Last week, a stark climate change message was illuminated onto the White Cliffs of Dover (UK). Then, skyscrapers, stadiums and, across the pond, signs in Times Square – vertical blue and red bars were displayed all around the world to highlight the progressive rise of global average temperatures over the past 200 years.
Along with the summer solstice, 21st June was the #ShowYourStripes day, a campaign where meteorologists and climatologists spread awareness throughout the world by sharing this effective illustration of the warming that has taken place since the start of the industrial revolution. The campaign involved the action of people, businesses, and organizations, including museums, schools, and media.
These bars are well-known as the “Climate Stripes”, created in 2018 by Ed Hawkins, scientist and professor at the University of Reading and National Centre for Atmospheric Science. No words and no numbers are indicated in the vertical-coloured bars – yet their striking image has a strong communication potential.
«Displaying the stripes on the White Cliffs of Dover and other landmarks will hopefully lead to more conversations about our warming world and inspire people to work together to tackle climate change» Ed Hawkins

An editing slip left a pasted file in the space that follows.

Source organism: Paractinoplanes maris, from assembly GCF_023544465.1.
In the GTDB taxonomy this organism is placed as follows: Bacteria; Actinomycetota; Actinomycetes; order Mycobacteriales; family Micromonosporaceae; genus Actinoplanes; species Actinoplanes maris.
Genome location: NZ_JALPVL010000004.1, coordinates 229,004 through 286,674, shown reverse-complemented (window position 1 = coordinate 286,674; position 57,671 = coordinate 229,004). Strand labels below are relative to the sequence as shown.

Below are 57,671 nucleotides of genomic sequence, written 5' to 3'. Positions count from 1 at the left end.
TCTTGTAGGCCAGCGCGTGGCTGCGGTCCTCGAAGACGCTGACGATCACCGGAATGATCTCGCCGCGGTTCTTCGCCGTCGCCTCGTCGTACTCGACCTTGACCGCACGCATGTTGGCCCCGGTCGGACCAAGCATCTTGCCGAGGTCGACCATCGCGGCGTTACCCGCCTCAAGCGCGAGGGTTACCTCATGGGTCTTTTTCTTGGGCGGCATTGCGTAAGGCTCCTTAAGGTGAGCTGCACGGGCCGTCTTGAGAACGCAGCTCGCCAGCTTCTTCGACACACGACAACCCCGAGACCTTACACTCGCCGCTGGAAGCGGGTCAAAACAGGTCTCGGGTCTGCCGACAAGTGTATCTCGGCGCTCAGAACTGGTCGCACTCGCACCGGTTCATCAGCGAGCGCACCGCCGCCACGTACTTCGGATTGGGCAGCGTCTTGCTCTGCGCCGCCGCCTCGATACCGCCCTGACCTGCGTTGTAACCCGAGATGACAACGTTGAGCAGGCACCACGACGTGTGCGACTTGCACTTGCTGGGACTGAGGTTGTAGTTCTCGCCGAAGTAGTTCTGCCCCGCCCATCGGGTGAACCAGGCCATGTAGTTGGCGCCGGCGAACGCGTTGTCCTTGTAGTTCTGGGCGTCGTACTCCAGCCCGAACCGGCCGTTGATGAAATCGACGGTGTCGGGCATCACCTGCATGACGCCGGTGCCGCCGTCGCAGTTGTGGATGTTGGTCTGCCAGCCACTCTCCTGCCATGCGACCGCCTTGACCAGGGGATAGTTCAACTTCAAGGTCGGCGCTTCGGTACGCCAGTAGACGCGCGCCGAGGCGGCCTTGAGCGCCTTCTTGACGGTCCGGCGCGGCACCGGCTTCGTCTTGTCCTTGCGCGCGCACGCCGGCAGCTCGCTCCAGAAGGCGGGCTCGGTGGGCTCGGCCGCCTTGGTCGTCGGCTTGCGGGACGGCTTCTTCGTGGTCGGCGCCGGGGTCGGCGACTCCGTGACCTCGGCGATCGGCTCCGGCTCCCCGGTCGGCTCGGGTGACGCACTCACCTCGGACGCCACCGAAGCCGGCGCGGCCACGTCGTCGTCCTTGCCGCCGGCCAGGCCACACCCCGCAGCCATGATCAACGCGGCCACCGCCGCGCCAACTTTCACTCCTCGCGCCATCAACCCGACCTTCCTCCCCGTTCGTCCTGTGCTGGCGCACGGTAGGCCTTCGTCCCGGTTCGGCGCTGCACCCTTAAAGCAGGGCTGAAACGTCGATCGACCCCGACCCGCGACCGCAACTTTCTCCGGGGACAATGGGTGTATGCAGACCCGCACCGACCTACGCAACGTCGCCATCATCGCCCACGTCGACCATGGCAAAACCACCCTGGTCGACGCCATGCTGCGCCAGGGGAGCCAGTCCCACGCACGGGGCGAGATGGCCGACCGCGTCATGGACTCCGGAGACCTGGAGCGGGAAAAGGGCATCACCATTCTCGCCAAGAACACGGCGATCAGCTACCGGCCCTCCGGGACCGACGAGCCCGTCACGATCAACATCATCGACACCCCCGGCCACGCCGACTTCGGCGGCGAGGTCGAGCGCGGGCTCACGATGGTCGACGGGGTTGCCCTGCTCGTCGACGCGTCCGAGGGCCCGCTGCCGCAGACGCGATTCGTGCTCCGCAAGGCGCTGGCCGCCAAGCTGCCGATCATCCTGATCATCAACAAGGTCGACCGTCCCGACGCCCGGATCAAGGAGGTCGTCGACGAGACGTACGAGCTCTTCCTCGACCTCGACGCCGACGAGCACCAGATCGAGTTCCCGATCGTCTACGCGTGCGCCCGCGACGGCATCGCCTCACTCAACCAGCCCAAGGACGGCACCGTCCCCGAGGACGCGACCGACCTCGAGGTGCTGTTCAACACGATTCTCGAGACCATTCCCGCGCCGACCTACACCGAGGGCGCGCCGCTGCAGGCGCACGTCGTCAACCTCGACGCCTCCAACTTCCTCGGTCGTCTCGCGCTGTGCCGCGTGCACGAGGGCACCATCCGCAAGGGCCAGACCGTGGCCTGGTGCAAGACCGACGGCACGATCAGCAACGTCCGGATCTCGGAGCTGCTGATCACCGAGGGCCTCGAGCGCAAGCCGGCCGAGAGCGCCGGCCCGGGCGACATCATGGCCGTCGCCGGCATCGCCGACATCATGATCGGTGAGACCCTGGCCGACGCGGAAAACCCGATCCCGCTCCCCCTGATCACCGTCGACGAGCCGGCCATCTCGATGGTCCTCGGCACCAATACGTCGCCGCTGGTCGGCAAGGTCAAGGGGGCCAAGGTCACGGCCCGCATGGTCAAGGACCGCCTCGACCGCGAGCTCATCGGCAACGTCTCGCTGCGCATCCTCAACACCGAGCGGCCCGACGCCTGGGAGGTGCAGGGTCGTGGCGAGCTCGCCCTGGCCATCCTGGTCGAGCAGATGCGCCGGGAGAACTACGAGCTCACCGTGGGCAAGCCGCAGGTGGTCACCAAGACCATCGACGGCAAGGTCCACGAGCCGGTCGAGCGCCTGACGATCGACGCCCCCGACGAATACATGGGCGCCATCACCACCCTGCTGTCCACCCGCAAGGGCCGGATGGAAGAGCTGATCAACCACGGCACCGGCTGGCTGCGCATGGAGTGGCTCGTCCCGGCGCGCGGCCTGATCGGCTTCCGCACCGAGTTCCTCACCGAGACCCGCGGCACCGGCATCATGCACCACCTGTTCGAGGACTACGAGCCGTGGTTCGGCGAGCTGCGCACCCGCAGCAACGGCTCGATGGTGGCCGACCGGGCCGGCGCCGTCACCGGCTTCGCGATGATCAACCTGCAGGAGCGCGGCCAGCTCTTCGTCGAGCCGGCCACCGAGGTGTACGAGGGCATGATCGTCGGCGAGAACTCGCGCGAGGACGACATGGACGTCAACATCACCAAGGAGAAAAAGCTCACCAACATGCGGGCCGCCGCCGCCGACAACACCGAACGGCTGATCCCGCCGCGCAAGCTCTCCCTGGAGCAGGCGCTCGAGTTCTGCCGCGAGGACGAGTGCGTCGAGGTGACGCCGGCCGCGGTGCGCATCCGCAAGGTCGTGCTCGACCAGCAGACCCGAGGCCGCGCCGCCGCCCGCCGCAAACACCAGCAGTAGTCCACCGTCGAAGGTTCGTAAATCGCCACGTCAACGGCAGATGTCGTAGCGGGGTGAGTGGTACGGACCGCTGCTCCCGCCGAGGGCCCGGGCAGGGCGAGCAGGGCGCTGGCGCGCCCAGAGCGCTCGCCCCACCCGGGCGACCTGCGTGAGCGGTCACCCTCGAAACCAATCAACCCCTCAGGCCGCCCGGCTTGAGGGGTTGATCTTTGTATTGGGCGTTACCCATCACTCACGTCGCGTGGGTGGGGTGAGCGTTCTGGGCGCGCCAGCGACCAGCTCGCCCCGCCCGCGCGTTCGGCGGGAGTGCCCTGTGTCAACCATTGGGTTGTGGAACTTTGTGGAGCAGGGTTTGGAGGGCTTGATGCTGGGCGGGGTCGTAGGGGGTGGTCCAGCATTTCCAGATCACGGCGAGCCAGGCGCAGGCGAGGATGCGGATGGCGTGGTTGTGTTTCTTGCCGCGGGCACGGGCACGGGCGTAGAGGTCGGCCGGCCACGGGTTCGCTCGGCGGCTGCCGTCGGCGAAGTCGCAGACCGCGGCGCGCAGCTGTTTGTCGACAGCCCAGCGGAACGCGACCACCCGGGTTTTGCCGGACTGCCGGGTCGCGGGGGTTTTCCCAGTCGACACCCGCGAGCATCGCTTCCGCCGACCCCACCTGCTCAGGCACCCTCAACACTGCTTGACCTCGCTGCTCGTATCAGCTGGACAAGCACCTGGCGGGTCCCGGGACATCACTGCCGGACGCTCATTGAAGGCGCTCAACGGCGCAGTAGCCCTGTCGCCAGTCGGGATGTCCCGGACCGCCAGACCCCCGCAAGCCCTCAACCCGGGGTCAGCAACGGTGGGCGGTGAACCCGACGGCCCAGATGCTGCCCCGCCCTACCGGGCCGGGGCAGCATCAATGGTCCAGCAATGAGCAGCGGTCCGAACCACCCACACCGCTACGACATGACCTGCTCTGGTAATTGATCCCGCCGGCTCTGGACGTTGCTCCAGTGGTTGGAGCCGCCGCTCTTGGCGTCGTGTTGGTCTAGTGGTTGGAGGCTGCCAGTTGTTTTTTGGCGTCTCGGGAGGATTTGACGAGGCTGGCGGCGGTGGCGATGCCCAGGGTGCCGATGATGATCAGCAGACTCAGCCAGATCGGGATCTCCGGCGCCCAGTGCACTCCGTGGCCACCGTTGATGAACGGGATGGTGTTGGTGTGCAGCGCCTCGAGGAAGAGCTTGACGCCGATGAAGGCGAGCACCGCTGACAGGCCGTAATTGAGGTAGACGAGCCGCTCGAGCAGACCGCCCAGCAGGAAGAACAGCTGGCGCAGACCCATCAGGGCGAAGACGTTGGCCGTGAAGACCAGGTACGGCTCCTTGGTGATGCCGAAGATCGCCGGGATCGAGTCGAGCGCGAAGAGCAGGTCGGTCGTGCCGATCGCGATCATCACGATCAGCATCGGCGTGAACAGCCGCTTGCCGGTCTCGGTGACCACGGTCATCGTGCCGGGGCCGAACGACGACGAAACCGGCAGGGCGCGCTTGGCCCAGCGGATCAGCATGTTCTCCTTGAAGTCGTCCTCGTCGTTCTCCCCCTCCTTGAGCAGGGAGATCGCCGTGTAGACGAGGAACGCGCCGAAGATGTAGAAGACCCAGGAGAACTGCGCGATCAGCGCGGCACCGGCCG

Indeed, the stripes clearly show the rise of temperatures – they turn from mainly blue (low) to mainly red (high) in more recent years. It is a powerful tool because its visual message can be grasped at the first glance (no translation needed!).
“Climate Stripes” can be downloaded by anyone, thanks to an open-source platform, called Show Your Stripes. For virtually every country, region or city, the user can generate the bars, illustrating the rise in average temperatures in the given location. These graphics are designed to be as simple as possible – a starting point to enable communication with minimal scientific knowledge to understand their meaning.
The platform also presents a spin-off initiative, that is the “Biodiversity Stripes”. Same tenet, the bars provide a visual representation of the change in flora and fauna over time: the highest level of biodiversity is coloured bright green, whereas lower levels move through yellow to grey – darker greys appear with greater declines.
For sure, this communication strategy is a different way of showing the change. It is simple and capture attention, making the problem visible. The bars are a minimal way to display a complex scientific work of research and datasets analysis. Transparency and clarity are being acknowledged all around the world, and 2023 #ShowYourStripes day proved it right!
Cover image: climate stripes in Europe, Italy, Turin.